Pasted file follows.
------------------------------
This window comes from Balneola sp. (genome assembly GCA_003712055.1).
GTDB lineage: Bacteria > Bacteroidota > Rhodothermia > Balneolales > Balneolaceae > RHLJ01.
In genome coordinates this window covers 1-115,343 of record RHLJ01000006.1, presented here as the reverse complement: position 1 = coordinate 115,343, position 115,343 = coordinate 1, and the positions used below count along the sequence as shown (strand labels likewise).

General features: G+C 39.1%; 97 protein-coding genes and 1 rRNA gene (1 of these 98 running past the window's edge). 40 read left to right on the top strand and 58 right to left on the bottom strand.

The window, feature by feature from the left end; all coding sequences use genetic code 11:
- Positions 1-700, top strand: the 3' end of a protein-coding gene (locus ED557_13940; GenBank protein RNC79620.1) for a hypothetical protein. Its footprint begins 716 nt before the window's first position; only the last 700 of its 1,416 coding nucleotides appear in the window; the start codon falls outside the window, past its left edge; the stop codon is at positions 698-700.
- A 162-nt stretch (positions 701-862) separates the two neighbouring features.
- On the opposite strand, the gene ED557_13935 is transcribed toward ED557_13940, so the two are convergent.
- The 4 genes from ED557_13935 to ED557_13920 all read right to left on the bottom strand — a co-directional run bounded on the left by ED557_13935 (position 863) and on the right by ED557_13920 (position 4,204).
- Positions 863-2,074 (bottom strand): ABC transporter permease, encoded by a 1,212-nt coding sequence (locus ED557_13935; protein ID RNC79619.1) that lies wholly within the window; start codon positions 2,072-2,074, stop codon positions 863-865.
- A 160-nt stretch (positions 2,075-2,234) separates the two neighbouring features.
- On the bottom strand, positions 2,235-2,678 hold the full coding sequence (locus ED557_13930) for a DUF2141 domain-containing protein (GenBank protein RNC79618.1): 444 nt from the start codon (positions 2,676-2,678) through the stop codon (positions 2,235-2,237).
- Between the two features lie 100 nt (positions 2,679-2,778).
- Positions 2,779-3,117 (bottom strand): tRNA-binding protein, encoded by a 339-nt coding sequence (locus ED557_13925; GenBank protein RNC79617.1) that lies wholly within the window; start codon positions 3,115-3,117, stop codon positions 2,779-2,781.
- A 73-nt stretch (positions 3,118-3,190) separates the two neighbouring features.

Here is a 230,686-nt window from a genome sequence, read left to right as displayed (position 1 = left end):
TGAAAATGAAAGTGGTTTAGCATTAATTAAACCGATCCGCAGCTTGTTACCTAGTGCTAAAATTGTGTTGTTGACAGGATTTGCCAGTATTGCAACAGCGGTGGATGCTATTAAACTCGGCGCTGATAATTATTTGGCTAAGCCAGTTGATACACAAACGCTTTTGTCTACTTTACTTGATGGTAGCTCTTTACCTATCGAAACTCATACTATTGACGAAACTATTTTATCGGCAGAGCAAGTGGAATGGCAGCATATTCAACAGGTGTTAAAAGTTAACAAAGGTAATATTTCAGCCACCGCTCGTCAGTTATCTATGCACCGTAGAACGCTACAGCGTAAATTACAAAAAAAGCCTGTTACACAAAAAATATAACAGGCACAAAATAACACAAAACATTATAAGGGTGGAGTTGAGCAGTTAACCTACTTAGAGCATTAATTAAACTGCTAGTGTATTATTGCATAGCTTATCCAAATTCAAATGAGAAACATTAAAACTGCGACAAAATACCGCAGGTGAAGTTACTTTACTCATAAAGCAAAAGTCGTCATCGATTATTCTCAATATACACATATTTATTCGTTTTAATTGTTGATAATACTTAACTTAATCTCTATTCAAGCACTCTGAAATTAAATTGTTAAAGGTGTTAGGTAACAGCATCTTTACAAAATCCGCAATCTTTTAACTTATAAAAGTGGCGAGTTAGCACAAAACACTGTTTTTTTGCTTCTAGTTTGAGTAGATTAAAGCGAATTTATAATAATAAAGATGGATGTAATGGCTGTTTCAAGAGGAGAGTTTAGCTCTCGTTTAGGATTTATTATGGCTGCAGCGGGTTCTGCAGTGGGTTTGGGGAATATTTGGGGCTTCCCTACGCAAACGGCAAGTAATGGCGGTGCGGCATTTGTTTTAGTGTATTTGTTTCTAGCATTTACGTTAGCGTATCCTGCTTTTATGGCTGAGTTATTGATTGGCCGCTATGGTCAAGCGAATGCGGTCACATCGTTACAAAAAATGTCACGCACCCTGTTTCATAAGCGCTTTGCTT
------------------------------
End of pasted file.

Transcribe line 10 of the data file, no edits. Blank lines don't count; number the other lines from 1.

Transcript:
- Positions 863-2,074 (bottom strand): ABC transporter permease, encoded by a 1,212-nt coding sequence (locus ED557_13935; protein ID RNC79619.1) that lies wholly within the window; start codon positions 2,072-2,074, stop codon positions 863-865.